The buzz around the 2019 Toyota Supra has been steadily building for the last two months. The model has been long anticipated by car enthusiasts, but there are still lots of questions about the specs, as no information has been officially confirmed.
Although there are still questions about the engine, the design prototype seems more or less confirmed. The design will be inspired by its predecessor, the 2014 FT-1 concept car (FT stands for Future Toyota), Toyota opting for a sleek and modern new design, rather than a retro design some had been expecting. Maybe this is because Supra fans have been waiting for a new Supra since the 2002 model was released.
The Supra will share the same platform as the BMW Z-4, after BMW and Toyota made an agreement in 2011 to partner up to develop a new generation of sports cars together. Although a concept car of the Z-4 was unveiled at Pebble Beach this month, Toyota has been pretty tightlipped about details for the Supra.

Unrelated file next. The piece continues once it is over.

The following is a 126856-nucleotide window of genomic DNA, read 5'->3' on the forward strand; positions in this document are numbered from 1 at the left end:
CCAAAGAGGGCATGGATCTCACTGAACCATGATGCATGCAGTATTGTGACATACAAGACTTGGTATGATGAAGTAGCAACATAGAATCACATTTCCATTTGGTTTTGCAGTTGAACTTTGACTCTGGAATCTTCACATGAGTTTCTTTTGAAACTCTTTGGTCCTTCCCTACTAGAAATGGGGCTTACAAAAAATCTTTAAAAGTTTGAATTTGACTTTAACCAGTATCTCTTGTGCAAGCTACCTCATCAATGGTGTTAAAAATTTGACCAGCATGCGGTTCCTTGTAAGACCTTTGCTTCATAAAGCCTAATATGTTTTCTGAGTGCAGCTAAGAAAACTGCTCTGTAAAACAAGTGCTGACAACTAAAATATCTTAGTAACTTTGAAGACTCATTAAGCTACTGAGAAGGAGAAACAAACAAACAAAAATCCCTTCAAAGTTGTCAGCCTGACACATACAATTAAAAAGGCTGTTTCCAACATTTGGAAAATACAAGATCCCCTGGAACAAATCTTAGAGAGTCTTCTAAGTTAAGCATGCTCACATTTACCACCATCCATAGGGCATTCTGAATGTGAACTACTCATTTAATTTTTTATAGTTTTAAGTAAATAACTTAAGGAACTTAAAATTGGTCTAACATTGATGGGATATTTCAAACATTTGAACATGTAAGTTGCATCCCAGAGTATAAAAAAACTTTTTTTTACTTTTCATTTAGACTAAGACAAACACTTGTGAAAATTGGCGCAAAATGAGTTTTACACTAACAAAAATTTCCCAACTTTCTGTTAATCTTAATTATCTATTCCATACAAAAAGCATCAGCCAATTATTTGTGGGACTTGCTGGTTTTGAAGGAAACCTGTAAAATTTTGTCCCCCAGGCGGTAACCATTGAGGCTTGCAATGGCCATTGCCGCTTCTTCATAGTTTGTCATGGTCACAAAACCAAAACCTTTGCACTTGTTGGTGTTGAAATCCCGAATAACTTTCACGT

There is talk that the new model will have a manual transmission and V-6 engine. Atleast to satisfy curiosity about the look of the car, many photos and videos are being leaked—in fact, there are so many being leaked that it is becoming difficult to keep up.
Also leaked was a small amount of information confirming details about the 2019 Supra from a Toyota rep on the IH8MUD FORUM, a site for all things Toyota Land Cruiser: “Release date early 2019; should have north of 400hp, expect a manual option...[the powertrain will be] a joint build with BMW and it will not use BMW’s ubiquitous 3.0 twin turbo...[but] may have a 3.5 v6 turbo and...a hybrid variant.”
The short, but elusive information, is enough to satisfy Toyota Supra lovers.
Why All the Hype: Charting the History of the Toyota Supra
The Toyota Supra is a car with an almost mythical place in car history—perhaps this explains why the name Supra, from the Latin word meaning “above”, was chosen. Somehow staying relevant since its premier in the late 1970s, but at the same time not occupying the spotlight with its competitors like the Camaro or Mustang, the car has a kind of cult status among car lovers.
The loyalty of Toyota fans—regardless of the model, or year—we can’t help but be impressed with.